Boerum Hill is a small neighborhood in the northwestern portion of the New York City borough of Brooklyn that occupies 36 blocks bounded by State Street to the north, 4th Avenue to the east, Smith Street to the west, and Warren Street to the south. Commercial strips line Smith Street and Atlantic Avenue. The neighborhood is part of Brooklyn Community District 2, served by Brooklyn Community Board 2. The Brooklyn High School of the Arts is located in the neighborhood on Dean Street and 3rd Avenue. The neighborhood is served by the NYPD's 84th Precinct.
Boerum Hill is named for the colonial farm of the Boerum family, which occupied most of the area during early European-American settlement. Most of the housing consists of three-story row houses built between 1840 and 1870. In the early twentieth century, many of the buildings were run as boarding houses. Nearby was the union hall for ironworkers, attracted to the city to work on bridges and skyscrapers. The population today is middle and upper-middle class. Despite the name, this area, formerly "North Gowanus" and built on landfill in the former Gowanus Swamp, is of lower elevation than most nearby land.
In the 1950s, all the neighborhoods south of Atlantic Avenue and west of Hoyt Street were called South Brooklyn. The area derived its name from being south of the original town of Brooklyn (now Brooklyn Heights) settled by the Dutch.
The north end of Smith Street was the center of New York City's Mohawk community, who came mostly from Akwesasne and Kahnawake, Mohawk reserves in Quebec, Canada. (Akewesasne straddles the boundary of New York and Canada.) Many of the Mohawk men were ironworkers. The women worked at a variety of jobs and created the community for their families. For 50 years, the Mohawk families called their neighborhood "Little Caughnawaga," after the homeland of Kahnawake.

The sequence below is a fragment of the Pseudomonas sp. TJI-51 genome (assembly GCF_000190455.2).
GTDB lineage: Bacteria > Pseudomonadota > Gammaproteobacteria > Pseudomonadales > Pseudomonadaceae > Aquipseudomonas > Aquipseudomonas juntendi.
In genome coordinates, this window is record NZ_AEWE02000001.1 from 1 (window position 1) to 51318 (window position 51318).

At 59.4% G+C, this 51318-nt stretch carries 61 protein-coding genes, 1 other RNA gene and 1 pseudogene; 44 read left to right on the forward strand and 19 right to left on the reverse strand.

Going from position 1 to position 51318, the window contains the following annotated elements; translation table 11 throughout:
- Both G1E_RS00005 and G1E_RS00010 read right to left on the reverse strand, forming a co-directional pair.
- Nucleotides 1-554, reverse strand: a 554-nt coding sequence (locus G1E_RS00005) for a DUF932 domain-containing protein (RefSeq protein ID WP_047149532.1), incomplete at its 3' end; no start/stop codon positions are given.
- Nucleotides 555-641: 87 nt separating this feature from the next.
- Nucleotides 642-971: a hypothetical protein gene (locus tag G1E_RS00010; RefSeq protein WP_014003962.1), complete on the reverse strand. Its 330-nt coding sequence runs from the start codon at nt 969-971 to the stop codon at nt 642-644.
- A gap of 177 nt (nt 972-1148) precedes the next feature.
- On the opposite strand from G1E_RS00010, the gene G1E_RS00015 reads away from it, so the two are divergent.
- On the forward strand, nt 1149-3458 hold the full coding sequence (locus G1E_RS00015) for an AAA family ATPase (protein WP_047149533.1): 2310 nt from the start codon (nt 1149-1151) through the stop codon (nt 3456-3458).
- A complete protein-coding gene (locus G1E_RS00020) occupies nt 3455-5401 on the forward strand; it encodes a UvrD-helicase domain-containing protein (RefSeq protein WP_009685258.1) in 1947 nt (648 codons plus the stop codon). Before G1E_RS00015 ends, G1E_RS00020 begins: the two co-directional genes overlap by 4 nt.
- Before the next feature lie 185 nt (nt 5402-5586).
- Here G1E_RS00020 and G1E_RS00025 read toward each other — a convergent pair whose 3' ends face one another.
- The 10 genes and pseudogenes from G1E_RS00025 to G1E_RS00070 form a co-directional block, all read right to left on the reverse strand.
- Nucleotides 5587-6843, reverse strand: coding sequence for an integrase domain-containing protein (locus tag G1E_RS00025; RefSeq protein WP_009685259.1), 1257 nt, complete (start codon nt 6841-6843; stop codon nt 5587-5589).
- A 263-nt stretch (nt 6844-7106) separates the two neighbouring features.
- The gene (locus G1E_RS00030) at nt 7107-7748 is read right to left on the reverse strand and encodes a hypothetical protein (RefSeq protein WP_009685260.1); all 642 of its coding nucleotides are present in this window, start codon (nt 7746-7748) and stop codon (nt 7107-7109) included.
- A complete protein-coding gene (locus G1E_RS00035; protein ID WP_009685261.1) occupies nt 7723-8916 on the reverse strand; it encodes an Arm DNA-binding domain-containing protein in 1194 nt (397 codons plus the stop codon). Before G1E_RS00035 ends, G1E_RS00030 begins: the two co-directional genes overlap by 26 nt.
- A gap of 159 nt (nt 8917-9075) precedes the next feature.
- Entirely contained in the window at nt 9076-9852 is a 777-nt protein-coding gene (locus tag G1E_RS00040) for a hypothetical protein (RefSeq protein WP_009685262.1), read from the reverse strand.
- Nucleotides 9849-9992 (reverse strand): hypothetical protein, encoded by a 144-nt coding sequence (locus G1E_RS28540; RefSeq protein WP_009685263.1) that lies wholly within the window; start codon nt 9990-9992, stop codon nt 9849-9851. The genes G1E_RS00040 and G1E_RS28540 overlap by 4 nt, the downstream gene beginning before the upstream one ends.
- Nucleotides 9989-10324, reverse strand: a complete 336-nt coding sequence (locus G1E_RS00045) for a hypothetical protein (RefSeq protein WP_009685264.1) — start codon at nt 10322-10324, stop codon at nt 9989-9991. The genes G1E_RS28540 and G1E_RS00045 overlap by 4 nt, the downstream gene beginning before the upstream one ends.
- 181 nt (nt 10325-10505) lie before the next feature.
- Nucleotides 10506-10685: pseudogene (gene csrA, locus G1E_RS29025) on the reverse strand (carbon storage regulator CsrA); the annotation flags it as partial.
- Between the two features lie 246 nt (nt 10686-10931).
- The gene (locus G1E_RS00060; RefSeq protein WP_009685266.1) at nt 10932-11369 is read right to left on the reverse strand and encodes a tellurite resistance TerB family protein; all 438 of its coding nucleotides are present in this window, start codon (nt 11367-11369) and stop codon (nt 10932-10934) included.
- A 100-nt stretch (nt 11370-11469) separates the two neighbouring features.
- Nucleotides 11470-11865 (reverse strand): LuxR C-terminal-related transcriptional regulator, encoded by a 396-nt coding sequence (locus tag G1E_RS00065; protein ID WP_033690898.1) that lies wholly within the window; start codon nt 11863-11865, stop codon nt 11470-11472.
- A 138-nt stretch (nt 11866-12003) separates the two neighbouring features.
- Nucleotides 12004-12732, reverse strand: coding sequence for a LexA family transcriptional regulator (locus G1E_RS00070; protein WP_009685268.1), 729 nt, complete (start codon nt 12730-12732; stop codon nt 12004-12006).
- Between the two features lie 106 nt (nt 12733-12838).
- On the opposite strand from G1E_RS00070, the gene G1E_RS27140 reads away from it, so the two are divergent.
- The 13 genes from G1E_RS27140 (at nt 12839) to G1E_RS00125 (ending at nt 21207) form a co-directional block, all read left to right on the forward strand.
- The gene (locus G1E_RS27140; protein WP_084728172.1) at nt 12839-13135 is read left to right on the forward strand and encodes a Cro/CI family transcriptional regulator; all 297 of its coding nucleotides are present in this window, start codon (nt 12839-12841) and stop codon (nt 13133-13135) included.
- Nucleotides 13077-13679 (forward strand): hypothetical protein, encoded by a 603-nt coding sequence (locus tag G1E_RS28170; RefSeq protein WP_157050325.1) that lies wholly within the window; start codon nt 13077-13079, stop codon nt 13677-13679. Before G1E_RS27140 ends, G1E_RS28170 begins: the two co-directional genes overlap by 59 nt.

The Brooklyn House of Detention for Men is located at Boerum Place (Adams Street and Atlantic Avenue). Constructed in 1957, it was closed in 2003 and used only as a holding area, because of the need for renovations of the outdated facility, a city effort to revitalize retail and other uses in the area, and community concerns. In 2008 the city re-opened the facility amid controversy over future uses, to allow the beginning of work to upgrade it. The city plans expansion and renovation of the facility to allow the demolition of outdated facilities at Riker's Island.
The neighborhood also includes NYCHA-run housing, the Gowanus Houses, constructed in 1949, and Wyckoff Gardens, completed in 1966. Gowanus Houses includes 14 buildings, of 4-, 6-, 9-, 13 and 14-stories high. Wyckoff Gardens has three tall, multi-story buildings. During the early twentieth century, some of the Boerum Hill area was developed into light-industrial spaces. With increasing gentrification, a variety of retail stores and restaurants have opened in the area along the commercial streets.
The neighborhood has been featured in several contemporary creative works. It is the setting of Spike Lee's movie, Clockers (1995), which was filmed in the Gowanus Houses. It is also featured in two of Jonathan Lethem's books: Motherless Brooklyn (1999), a crime mystery set on Bergen Street between Smith and Hoyt streets, and The Fortress of Solitude (2002), set primarily on one block in Boerum Hill (Dean Street between Nevins and Bond streets). In the latter novel, Lethem suggests that the neighborhood was renamed from North Gowanus in the wake of gentrification beginning in the early 1970s, the period for his lead characters' childhoods.
It is unclear whether this is accurate; a 2003 profile of the community The Village Voice confirms it, but a 2005 article in the "Close Up On" column disputes the renaming story.
Boerum Hill Historic District is a national historic district in Boerum Hill, Brooklyn, New York, New York. It consists of 238 contributing residential rowhouses and a few commercial buildings built between 1845 and 1890. Most are three bay, three story brick buildings with projecting stoops in a Greek Revival or Italianate style.